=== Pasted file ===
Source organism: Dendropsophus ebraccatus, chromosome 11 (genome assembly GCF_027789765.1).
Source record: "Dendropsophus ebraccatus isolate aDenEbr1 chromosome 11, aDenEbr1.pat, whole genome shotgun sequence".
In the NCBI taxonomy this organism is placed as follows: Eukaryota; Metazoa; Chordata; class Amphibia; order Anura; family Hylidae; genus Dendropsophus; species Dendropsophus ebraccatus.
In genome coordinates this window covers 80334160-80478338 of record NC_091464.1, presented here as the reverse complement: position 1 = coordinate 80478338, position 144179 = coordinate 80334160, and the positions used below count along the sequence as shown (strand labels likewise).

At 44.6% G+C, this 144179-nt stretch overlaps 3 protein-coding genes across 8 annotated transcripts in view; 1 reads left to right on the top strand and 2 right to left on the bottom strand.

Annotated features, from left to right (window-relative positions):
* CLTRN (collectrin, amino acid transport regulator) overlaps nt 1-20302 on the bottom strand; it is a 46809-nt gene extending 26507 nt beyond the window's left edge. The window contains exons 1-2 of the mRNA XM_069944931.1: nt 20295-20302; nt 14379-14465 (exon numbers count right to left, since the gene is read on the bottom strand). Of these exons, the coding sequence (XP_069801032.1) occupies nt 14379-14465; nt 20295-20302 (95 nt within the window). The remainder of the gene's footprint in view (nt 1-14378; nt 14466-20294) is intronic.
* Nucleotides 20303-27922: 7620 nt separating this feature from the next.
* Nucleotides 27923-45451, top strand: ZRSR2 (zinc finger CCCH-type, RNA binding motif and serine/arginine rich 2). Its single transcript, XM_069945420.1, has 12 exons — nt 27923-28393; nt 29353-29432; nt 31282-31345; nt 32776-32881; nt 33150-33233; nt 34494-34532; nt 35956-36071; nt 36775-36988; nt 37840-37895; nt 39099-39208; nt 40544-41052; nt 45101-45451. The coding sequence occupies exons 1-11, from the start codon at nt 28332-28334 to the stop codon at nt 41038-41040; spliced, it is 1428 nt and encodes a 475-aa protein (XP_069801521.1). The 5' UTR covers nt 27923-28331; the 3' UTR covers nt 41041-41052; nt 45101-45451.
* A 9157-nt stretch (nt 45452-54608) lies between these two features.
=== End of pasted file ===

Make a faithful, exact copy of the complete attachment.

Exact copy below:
Source organism: Dendropsophus ebraccatus, chromosome 11 (genome assembly GCF_027789765.1).
Source record: "Dendropsophus ebraccatus isolate aDenEbr1 chromosome 11, aDenEbr1.pat, whole genome shotgun sequence".
In the NCBI taxonomy this organism is placed as follows: Eukaryota; Metazoa; Chordata; class Amphibia; order Anura; family Hylidae; genus Dendropsophus; species Dendropsophus ebraccatus.
In genome coordinates this window covers 80334160-80478338 of record NC_091464.1, presented here as the reverse complement: position 1 = coordinate 80478338, position 144179 = coordinate 80334160, and the positions used below count along the sequence as shown (strand labels likewise).

At 44.6% G+C, this 144179-nt stretch overlaps 3 protein-coding genes across 8 annotated transcripts in view; 1 reads left to right on the top strand and 2 right to left on the bottom strand.

Annotated features, from left to right (window-relative positions):
* CLTRN (collectrin, amino acid transport regulator) overlaps nt 1-20302 on the bottom strand; it is a 46809-nt gene extending 26507 nt beyond the window's left edge. The window contains exons 1-2 of the mRNA XM_069944931.1: nt 20295-20302; nt 14379-14465 (exon numbers count right to left, since the gene is read on the bottom strand). Of these exons, the coding sequence (XP_069801032.1) occupies nt 14379-14465; nt 20295-20302 (95 nt within the window). The remainder of the gene's footprint in view (nt 1-14378; nt 14466-20294) is intronic.
* Nucleotides 20303-27922: 7620 nt separating this feature from the next.
* Nucleotides 27923-45451, top strand: ZRSR2 (zinc finger CCCH-type, RNA binding motif and serine/arginine rich 2). Its single transcript, XM_069945420.1, has 12 exons — nt 27923-28393; nt 29353-29432; nt 31282-31345; nt 32776-32881; nt 33150-33233; nt 34494-34532; nt 35956-36071; nt 36775-36988; nt 37840-37895; nt 39099-39208; nt 40544-41052; nt 45101-45451. The coding sequence occupies exons 1-11, from the start codon at nt 28332-28334 to the stop codon at nt 41038-41040; spliced, it is 1428 nt and encodes a 475-aa protein (XP_069801521.1). The 5' UTR covers nt 27923-28331; the 3' UTR covers nt 41041-41052; nt 45101-45451.
* A 9157-nt stretch (nt 45452-54608) lies between these two features.